Improvisation means coming to the situation without rigid expectations or preconceptions. The key to improvisation is motion — you keep going forward, fearful or not, living from moment to moment. That’s how life is.
- Bobby McFerrin
This time last year, on the heels of a severe hiking accident, I lay awake in the middle of the night in a cold sweat. It was January 15th, we had just moved to our new property in Tesuque, a gracious yet neglected 11-acre horse farm left uninhabited for eight years.
It was a gamble. There were burst pipes to fix, over 5200 square feet of roof to re-surface, five-and-a-half acres of fence to mend, and 50 dead trees to fell and cart away. And that was just the beginning. Every day revealed another urgent and necessary repair. Our savings were pouring out the accounts as fast as the water was pouring into our house through yet another crack in the wall.
The hiking accident had left me emotionally fragile, unable to drive for a time, and scared. I could no longer rely on my sheer willpower to get things done, nor my ability to multi-task from dawn to midnight to ensure success at anything.
I tossed the blankets off my body, and pressed my hands to my forehead in a state of panic. Tomorrow I had a car payment to make, but there was hay to buy, and only four cans of tuna fish in the pantry, and our funds were not covering the total. I quickly calculated which of the three was a priority — keeping the car, feeding the horses, or feeding us. I chose the horses.
Dear God, I thought. What have we done?
What had we done? We had leapt together, a relatively new couple, into our calling. ‘Vocation does not mean a goal that I pursue. It means a calling that I hear,’ writes Parker Palmer in his book Let Your Life Speak. ‘Before I can tell my life what I want to do with it, I must listen to my life telling me who I am.’ Well, Scott and I were listening, and we were stepping together into a calling not willfully manufactured, but vulnerably received.
The next day I did what any sane person would do, I got up and kept going. The 280 bales of lush green certified-organic hay arrived via a semi-truck-trailer, a veritable vision of abundance contrasted against the brown dusty construction site that was our home. Its arrival mocked my internal state of envisioning Scott and I as bedraggled bag-lady and bag-man, with our starving dog Molly in tow.
I wrote the check, feigning confidence with academy award-winning theatrics. ‘See you in three months,’ I shrilled, just a little too optimistically, as I waved our hay guy down the driveway.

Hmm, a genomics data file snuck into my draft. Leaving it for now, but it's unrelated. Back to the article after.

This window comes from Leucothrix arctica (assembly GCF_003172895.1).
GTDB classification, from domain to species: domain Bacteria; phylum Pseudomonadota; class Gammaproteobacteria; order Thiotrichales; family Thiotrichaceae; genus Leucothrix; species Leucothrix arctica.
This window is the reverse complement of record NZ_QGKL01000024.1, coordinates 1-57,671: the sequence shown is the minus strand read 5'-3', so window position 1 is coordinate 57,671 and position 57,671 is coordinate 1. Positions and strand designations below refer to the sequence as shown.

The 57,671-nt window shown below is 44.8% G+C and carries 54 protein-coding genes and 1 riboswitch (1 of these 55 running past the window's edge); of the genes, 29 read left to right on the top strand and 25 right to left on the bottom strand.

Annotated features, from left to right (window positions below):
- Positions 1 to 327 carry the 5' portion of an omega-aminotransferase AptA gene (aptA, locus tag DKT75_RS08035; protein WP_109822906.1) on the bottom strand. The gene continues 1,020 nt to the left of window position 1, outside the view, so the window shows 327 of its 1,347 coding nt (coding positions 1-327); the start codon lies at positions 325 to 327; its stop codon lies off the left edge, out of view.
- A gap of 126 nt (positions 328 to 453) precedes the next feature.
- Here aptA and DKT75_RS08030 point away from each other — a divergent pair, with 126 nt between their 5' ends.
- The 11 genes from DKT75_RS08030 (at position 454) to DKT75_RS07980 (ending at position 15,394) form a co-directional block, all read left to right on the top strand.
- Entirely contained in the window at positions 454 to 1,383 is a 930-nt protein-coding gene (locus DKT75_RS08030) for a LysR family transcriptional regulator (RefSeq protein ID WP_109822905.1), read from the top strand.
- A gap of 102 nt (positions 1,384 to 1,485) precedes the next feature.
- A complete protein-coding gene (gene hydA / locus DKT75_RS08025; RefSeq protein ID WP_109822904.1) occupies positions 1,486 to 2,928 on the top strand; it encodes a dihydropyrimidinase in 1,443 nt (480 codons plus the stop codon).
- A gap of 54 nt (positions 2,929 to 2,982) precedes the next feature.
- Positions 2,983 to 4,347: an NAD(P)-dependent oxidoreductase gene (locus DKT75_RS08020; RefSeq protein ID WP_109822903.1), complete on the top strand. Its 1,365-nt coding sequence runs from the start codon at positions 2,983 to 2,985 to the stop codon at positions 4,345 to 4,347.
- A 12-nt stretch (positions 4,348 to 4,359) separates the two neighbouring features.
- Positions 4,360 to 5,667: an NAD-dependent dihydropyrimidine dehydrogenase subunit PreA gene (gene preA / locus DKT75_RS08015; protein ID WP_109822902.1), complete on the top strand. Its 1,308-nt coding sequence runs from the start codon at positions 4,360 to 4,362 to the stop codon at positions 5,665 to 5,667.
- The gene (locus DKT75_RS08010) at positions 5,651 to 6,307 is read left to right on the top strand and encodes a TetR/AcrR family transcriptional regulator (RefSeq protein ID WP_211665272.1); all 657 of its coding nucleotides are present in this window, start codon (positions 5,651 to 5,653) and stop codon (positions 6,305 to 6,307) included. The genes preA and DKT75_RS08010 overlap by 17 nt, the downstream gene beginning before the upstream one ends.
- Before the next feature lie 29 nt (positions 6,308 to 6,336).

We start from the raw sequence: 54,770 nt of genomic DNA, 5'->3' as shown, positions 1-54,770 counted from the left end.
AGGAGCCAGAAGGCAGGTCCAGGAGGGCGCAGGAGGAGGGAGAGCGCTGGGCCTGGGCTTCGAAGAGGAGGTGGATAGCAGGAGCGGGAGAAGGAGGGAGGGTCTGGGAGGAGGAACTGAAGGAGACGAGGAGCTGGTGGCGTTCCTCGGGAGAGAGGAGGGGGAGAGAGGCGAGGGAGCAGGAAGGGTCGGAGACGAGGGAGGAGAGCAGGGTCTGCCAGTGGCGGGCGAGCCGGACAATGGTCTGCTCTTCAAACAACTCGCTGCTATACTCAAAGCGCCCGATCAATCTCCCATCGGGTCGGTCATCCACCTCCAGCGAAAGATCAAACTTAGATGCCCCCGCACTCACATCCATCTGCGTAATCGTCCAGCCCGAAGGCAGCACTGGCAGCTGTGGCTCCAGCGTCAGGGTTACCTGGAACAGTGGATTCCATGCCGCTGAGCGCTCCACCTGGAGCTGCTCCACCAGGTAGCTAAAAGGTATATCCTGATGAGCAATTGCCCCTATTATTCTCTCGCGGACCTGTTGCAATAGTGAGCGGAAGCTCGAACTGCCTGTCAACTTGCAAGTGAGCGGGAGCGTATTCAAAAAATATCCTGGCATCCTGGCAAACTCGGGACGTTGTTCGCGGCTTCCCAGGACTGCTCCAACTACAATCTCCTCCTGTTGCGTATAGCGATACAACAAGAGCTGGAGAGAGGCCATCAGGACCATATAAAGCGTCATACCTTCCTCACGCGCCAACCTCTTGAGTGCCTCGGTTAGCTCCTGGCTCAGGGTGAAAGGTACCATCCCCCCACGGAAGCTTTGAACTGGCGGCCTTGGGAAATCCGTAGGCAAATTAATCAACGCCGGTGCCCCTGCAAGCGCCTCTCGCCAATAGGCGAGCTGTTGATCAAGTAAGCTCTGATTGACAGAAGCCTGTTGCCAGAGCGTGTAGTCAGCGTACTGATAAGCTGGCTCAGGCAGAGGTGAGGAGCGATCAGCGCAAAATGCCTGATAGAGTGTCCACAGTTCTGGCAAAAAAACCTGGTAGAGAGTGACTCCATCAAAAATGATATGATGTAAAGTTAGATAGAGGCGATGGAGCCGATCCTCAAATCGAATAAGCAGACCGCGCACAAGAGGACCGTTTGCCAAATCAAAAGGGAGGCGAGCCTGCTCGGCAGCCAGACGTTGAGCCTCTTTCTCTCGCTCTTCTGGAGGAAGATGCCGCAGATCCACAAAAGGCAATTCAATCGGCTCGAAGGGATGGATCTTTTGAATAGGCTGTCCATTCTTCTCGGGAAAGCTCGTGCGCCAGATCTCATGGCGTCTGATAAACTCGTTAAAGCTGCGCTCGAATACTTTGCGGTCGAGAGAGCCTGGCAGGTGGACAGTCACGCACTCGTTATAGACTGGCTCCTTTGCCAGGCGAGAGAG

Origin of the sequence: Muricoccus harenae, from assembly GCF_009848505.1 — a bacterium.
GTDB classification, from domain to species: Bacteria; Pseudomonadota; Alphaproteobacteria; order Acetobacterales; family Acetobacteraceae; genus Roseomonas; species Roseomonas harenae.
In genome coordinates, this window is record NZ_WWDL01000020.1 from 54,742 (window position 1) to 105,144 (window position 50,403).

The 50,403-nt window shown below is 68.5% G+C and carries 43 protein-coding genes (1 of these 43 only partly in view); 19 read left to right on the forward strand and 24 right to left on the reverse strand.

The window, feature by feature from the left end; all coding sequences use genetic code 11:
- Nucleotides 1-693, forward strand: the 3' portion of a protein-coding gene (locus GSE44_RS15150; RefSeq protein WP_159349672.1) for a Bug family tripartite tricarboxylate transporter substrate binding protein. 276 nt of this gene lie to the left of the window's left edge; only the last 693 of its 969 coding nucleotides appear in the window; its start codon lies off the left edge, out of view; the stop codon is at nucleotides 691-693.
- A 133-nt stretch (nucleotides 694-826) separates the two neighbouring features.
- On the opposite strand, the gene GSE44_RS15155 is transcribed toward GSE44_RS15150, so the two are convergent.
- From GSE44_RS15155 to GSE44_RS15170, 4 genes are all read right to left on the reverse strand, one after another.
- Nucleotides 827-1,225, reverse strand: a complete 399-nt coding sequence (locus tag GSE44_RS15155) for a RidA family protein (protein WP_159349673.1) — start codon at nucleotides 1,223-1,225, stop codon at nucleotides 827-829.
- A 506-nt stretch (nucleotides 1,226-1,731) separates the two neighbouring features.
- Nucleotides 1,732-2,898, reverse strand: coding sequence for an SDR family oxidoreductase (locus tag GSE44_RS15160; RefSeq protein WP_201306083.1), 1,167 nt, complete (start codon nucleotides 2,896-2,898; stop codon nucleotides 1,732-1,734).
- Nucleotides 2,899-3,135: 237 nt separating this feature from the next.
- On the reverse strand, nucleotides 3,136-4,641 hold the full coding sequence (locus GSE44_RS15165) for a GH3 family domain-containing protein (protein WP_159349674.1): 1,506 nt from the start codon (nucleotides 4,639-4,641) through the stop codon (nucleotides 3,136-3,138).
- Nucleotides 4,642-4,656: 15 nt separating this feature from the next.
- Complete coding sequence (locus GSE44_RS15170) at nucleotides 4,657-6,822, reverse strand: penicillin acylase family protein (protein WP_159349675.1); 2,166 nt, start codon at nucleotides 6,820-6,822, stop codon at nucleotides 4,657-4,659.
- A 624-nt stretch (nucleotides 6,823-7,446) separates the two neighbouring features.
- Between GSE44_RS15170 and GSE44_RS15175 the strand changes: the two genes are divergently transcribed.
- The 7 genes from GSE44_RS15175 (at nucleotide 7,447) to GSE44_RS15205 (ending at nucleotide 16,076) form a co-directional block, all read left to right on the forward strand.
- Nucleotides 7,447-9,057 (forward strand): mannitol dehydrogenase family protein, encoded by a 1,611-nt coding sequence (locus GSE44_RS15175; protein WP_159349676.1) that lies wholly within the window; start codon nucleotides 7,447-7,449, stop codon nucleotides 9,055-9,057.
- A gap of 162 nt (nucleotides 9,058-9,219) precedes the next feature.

Later that day, while walking through our paddocks, we received a call from a friend. They wanted to express to us how much they believed in EQUUS. They had a horse to give us, a perfect equine facilitator. His bloodlines were impressive. His training, impeccable. He’s all ours without condition. Could we pick him up next week?
Without pausing, we said, ‘Yes.’
We hung up from the call and looked at each other, incredulous. I’ll never forget Scott’s words. ‘Well,’ he said squinting Clint Eastwood-like into the distance, ‘we are either geniuses or we are dumber than a bag of hair.’ I was imagining what we both looked like as two burlap bags of filled with hair, tied off with a string. He smiled. It was his smile that kept me going.
After that day, something extraordinary happened. The phone started ringing. We started getting large bookings, and a lot of them. Opportunities began opening themselves to us. Miracles were happening. That one yes, spoken squarely into the headwinds of impossibility and terror, opened a powerful door to infinite possibility.
Fast forward to a year later, and EQUUS is a thriving and robust organization. And the life that we feared might shatter us as a couple, has made us stronger. Over those months, there have been many yes’s in the face of fear. And I credit a large portion of our success to those yes’s—those improvised responses to the present moment, sensing into the emergent future, in co-creation with life.
It’s like being on a trapeze, legs hooked over the bar, and sensing the hands of another are out there somewhere in the arc of your swing. So you reach in their direction, and let go into the infinite with total faith those hands will catch you mid-flight. And they do.